DOI: 10.1002/alz.072376 ISSN: 1552-5260

Association between cardiovascular health and brain age: a large population‐based study in the UK Biobank

Huijie Huang, Jiao Wang, Jun Ma, Weili Xu
  • Psychiatry and Mental health
  • Cellular and Molecular Neuroscience
  • Geriatrics and Gerontology
  • Neurology (clinical)
  • Developmental Neuroscience
  • Health Policy
  • Epidemiology



Cardiovascular health (CVH) has been associated with cognitive decline and dementia, but the extent to which CVH impact brain age remains unclear. We aimed to investigate the association of CVH assessed by Life’s Essential 8 (LE8) score with neuroimaging‐based brain age and brain predicted age difference (PAD).


The study included a total of 34098 participants (mean age 54.82±7.50 years; 53.21% female) from the UK Biobank, who underwent brain magnetic resonance imaging (MRI) scans 9 years after baseline. A brain age prediction model with the best prediction performance was trained from 9 candidate models (Lasso, support vector regression, and XGBoost, with or without the addition of 2 variable selection methods, respectively) based on T1‐weighted MRI, T2‐FLAIR, T2∗, diffusion‐MRI, task fMRI, and resting‐state fMRI in 4355 healthy participants. Using the model, we calculated brain age and brain PAD (predicted age‐chronological age). Baseline LE8 score was calculated by the mean score of 8 metrics (diet, physical activity, nicotine exposure, sleep health, body mass index, blood lipids, blood glucose, and blood pressure) and tertiled as low, moderate, and high CVH. Data were analyzed using linear regression models.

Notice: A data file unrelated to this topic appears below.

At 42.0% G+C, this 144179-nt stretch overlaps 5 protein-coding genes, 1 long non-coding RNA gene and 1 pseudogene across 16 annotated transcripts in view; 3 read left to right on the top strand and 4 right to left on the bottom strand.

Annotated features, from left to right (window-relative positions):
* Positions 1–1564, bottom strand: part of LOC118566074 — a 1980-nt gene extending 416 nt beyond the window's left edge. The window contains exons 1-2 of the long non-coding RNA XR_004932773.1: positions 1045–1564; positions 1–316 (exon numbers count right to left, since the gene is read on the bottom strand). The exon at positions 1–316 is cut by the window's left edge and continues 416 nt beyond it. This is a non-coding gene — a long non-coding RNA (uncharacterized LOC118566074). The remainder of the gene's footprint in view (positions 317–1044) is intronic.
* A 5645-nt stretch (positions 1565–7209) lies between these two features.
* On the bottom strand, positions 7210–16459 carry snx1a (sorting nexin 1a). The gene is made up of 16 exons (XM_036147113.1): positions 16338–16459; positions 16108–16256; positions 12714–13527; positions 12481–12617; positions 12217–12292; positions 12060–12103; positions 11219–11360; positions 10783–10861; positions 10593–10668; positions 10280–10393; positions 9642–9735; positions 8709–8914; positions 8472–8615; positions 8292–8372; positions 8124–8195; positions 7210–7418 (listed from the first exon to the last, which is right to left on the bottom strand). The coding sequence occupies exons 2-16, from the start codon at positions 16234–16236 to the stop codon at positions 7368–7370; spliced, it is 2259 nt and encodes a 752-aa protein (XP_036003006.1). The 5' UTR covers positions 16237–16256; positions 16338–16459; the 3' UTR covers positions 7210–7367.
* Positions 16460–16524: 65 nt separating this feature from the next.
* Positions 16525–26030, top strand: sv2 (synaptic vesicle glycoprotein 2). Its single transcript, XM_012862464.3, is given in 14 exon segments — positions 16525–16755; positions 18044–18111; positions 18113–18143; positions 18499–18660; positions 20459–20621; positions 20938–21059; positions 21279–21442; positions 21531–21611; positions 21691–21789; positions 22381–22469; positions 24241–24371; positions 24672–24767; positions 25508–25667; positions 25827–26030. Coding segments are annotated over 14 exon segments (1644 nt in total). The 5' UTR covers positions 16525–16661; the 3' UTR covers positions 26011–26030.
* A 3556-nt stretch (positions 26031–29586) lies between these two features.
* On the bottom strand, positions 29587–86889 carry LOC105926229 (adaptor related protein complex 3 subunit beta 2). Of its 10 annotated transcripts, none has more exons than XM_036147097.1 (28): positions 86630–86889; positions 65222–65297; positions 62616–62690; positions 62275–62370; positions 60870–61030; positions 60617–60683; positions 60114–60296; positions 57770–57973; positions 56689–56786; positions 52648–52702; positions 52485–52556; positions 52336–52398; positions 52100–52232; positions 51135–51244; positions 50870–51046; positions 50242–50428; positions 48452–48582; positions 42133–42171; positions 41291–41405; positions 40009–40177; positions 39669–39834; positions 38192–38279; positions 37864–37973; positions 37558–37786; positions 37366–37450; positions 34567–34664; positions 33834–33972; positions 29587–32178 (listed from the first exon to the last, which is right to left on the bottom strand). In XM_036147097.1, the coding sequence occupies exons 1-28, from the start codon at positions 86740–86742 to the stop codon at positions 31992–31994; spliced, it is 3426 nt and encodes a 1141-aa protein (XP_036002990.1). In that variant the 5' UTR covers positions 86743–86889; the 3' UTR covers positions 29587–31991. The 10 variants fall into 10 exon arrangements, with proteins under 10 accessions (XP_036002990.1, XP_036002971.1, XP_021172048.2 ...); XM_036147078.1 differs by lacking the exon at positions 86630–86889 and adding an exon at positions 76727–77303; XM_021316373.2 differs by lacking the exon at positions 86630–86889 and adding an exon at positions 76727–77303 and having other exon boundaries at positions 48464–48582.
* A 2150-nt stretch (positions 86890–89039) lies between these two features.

At baseline, LE8 score was ranged from 15.00 to 100.00. In linear regression adjusted for age, sex and education, better CVH was associated with younger brain age (β [95% CI]: ‐0.029 [‐0.032, ‐0.026]) and smaller brain PAD (β [95% CI]: ‐0.033 [‐0.035, ‐0.030]). Compared to moderate CVH, low CVH was associated with older brain age (β [95% CI]: 0.444 [0.345, 0.543]) and bigger brain PAD (β [95% CI]: 0.513 [0.422, 0.604]), whereas high CVH was associated with younger brain age (β [95% CI]: ‐0.360 [‐0.459, ‐0.261]) and smaller brain PAD (β [95% CI]: ‐0.398 [‐0.489, ‐0.307]). The additional adjustment did not alter the relationships observed. After stratification by age, cardiovascular disease (CVD), or APOE ε4, the association remained significant among adults aged 40‐60 years and 60+ years, among CVD and non‐CVD, as well as among APOE ε4 carriers and non‐ carriers.


Better cardiovascular health is associated with younger brain age and reduced brain PAD. This association is significant even in middle‐aged, non‐CVD and non‐carriers adults.

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